4 Growth Stocks to Buy and 1 to Avoid

Here are four hot growth stocks for investors and one I wouldn't touch with a 10-foot pole

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Investors with a long timeline should be looking for growth stocks to buy that are poised to beat the market well into the future. While making those kinds of predictions can be risky, choosing investments with solid long-term growth runways and efficient operations is a great way to build out the growth portion of your portfolio.

Here’s a look at four growth stocks worth considering and one I wouldn’t touch with a 10-foot pole. 

Stocks to Buy: Splunk (SPLK)

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Over the past three months, Splunk (NASDAQ:SPLK) stock has fallen almost 20% on concerns about the firm’s worse-than-expected cash flow guidance. During the software firm’s second-quarter earnings call, management revealed that it was expecting cash flow to be in the negative — to the tune of $300 million. That’s a far cry from the $250 million SPLK had been previously expecting. 

However, that negative cash flow is actually a good thing for SPLK stock. The software firm has been shifting its business toward subscription-based services rather than licenses, and the shift is on track to happen faster than management initially predicted. That shift toward subscriptions means cash will be tight in the near term, but things should even out over the long term. 

That 20% discount makes SPLK one of the best growth stocks to buy now, because it is based solely on a short-term problem. The firm’s overall growth story is still intact as it maintains its position as market leader in the IT operations management software market. 

Boston Omaha (BOMN)

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This tiny conglomerate got a lot of airplay when it hit the market because one of its co-CEOs is Warren Buffett’s grandnephew. However, although the Oracle of Omaha himself hasn’t endorsed Boston Omaha (NASDAQ:BOMN) stock, it looks like a good bet for growth investors.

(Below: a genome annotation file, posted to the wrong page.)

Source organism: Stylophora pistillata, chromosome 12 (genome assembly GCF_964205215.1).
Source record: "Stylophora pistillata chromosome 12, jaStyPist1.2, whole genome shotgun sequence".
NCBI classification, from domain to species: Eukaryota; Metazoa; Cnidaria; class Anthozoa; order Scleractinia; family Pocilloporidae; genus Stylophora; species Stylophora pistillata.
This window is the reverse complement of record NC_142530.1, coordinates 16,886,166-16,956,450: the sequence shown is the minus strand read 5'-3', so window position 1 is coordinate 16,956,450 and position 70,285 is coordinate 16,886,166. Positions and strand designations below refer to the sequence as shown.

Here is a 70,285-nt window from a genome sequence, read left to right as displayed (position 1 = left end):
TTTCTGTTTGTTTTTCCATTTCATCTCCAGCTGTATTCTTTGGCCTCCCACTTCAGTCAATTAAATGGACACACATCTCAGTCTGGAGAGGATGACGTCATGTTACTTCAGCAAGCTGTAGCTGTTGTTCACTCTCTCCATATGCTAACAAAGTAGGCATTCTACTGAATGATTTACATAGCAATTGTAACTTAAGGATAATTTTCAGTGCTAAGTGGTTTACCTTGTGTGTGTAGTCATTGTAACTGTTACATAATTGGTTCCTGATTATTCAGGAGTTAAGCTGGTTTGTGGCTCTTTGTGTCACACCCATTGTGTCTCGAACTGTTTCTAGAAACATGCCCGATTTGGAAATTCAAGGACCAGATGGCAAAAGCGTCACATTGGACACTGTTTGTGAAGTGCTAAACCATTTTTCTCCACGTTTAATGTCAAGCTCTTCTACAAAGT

Management is a big part of the reason to like BOMN stock — the firm’s two CEOs took minimum wage for the first few years, relying instead on the stock’s performance for compensation. BOMN puts a heavy emphasis on aligning shareholder interests with those working within the company, meaning the stock’s performance will be at the top of everyone’s mind. 

The majority of the firm’s revenue comes from investments in billboard companies, an industry that has fared particularly well compared to the rest of the advertising space. In addition BOMN invests in surety insurance businesses, which is one of the safest plays in that space. The average loss ratio in the surety space is 30% — compared to ratios of 71% and 61% for homeowner’s insurance and commercial insurance.

As BOMN is still in the very early stages of growth, it’s a great option if you’re looking for long-term growth stocks to buy. 

Home Depot (HD)

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As the world’s largest home improvement retailer, you may not initially consider Home Depot (NYSE:HD) stock to be a growth play. However, the firm is set to ride the wave of a stable housing market and deliver gains in the years to come. HD stock has historically been a well-oiled machine and moving forward, that looks set to continue.